Feed Your Baby Like a Fascist A balance and a clock are essential for industrialised motherhood

A row of nurses breastfeeding orphans in Rome

At the end of the previous episode on mothers’ milk Professor Amy Brown mentioned an important source of anxiety for new mothers: they cannot easily see how much their baby has eaten, and that pushes them to use a see-through bottle and switch from breast to formula. It may surprise you to learn that the Italian Fascist regime came up with a solution 90 years ago. In this episode, Professor Diana Garvin provides some insights into Fascist breastfeeding, and a friend of mine explains how it lingered to traumatise mothers 50 years on, and continues to do so today.

As for why this episode is being published today, rather than on Monday, that’s because the Fascists chose 24 December 1933 to first celebrate the Giornata della madre e del fanciullo, the day of the mother and the child. Why Christmas Eve? Diana Garvin says it was “originally meant to coincide with the mother Mary’s labour pains. Ostensibly.”

That ostensibly is interesting, because while they might have been against the church, the Fascists must have known that Mary suffered no labour pains at all. At least not after the middle of the 14th century.

That was when Birgitta Birgersdotter, later to become St Bridget of Sweden, had a vision in the little town of Bethlehem, one of a series of visions that started when she was quite young, which had a profound impact on art and depictions of the nativity. Bridget relates how, in this vision, she “saw the One lying in her womb then move; and then and there, in a moment and the twinkling of an eye, she gave birth to a Son, from whom there went out such great and ineffable light and splendor that the sun could not be compared to it”. In another vision, Mary says “When I gave birth to him, it was also without any pain.” So, no labour pains.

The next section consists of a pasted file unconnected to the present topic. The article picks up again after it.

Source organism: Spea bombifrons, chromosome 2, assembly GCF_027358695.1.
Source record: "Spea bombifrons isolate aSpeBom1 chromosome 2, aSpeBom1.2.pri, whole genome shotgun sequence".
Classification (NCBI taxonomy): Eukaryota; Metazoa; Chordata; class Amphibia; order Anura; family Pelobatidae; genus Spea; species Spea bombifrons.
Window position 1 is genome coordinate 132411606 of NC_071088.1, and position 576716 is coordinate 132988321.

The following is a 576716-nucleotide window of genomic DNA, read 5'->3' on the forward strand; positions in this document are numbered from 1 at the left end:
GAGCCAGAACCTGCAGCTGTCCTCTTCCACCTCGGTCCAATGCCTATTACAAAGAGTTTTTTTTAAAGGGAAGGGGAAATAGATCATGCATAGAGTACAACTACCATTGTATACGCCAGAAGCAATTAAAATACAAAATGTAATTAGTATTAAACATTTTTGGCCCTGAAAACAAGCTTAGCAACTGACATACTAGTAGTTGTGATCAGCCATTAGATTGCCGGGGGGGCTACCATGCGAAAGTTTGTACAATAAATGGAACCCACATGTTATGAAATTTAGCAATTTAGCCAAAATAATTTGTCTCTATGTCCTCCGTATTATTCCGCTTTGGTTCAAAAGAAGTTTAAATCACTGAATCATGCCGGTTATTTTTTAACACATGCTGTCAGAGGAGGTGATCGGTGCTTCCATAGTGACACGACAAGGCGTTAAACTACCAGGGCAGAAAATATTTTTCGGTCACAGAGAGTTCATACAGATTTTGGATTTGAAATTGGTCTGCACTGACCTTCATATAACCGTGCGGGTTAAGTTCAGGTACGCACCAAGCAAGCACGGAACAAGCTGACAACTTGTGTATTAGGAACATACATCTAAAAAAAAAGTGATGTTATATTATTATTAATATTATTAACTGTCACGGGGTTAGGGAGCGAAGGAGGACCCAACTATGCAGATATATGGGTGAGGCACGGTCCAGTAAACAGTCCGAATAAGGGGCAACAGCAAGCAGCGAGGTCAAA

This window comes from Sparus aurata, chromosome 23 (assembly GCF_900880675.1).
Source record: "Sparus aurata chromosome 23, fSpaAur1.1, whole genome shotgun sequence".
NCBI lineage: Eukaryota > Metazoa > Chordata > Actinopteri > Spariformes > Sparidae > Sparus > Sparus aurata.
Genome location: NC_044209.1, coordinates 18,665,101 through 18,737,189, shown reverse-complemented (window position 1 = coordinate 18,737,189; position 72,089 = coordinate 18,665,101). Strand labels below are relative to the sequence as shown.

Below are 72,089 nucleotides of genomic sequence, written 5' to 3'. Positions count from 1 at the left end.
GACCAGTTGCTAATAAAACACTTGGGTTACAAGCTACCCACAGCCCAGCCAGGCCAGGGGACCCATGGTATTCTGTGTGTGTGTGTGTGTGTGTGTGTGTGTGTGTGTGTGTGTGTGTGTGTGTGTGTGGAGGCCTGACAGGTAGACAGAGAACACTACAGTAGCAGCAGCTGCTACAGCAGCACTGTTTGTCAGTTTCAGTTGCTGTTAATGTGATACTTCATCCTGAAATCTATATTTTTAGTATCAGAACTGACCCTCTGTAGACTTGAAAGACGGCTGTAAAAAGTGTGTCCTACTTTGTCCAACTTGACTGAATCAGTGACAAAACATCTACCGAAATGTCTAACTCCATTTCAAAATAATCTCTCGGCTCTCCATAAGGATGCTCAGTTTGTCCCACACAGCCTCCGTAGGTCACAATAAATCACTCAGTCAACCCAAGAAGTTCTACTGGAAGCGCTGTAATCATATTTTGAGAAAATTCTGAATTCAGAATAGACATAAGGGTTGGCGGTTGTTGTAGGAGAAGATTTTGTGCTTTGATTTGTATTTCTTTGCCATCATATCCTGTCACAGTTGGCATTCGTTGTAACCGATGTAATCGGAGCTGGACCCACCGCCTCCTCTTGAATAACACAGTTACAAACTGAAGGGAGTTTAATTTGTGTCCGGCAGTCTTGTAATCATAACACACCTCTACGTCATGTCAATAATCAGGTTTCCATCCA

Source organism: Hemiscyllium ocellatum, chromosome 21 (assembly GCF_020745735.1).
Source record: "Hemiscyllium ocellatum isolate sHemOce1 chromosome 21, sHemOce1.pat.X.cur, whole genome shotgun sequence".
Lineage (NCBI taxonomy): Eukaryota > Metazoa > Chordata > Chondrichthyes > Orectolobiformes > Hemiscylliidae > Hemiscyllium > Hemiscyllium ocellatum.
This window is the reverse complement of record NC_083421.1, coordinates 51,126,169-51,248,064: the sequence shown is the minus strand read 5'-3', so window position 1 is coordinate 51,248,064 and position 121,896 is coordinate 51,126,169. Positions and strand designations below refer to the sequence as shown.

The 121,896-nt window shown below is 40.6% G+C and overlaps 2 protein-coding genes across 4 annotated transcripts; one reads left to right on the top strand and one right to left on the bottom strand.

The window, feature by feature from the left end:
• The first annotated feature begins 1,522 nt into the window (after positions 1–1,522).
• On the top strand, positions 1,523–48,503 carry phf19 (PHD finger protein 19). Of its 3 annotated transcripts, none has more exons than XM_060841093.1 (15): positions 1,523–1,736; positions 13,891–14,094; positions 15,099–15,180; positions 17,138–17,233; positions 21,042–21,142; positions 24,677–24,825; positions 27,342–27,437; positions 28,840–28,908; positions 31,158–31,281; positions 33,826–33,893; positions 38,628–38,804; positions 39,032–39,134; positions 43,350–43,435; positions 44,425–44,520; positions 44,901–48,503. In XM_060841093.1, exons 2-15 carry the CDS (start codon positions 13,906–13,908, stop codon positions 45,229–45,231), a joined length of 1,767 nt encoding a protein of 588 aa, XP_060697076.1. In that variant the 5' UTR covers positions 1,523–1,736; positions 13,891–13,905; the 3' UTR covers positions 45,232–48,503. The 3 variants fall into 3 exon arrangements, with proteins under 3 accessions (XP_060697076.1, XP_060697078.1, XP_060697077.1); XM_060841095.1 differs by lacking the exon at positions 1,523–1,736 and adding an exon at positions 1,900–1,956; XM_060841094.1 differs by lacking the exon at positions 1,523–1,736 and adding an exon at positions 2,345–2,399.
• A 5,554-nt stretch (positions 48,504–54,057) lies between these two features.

Giotto’s Nativity from the lower church in Assisi, painted around 1310 and thus before St Bridget, shows a reclining Mary, who may well be exhausted by her labour.

Before Bridget, many depictions of the nativity show Mary lying down exhausted and resting, as a new mother surely would. After, she is usually shown kneeling before the baby emanating light, along with the manger, Joseph and a candle and various other details she envisioned.


  1. Diana Garvin’s latest book is Feeding Fascism: The Politics of Women’s Food Work published by University of Toronto Press. Articles include Taylorist Breastfeeding in Rationalist Clinics: Constructing Industrial Motherhood in Fascist Italy and Reproductive Health Care from Fascism to Forza Nuova.
  2. I am very grateful to my friend Susan for sharing her memories of breastfeeding her son in Italy.
  3. Huge thanks to Jennifer Wilkin Penick for alerting me to the significance of St Bridget in the history of art.
  4. We have a transcript.
  5. St Bridget’s words from The Prophecies and Revelations of Saint Bridget (Birgitta) of Sweden.
  6. Cover photo by Lucy Clink.
  7. Music: Jumbel from Blue Dot Sessions.

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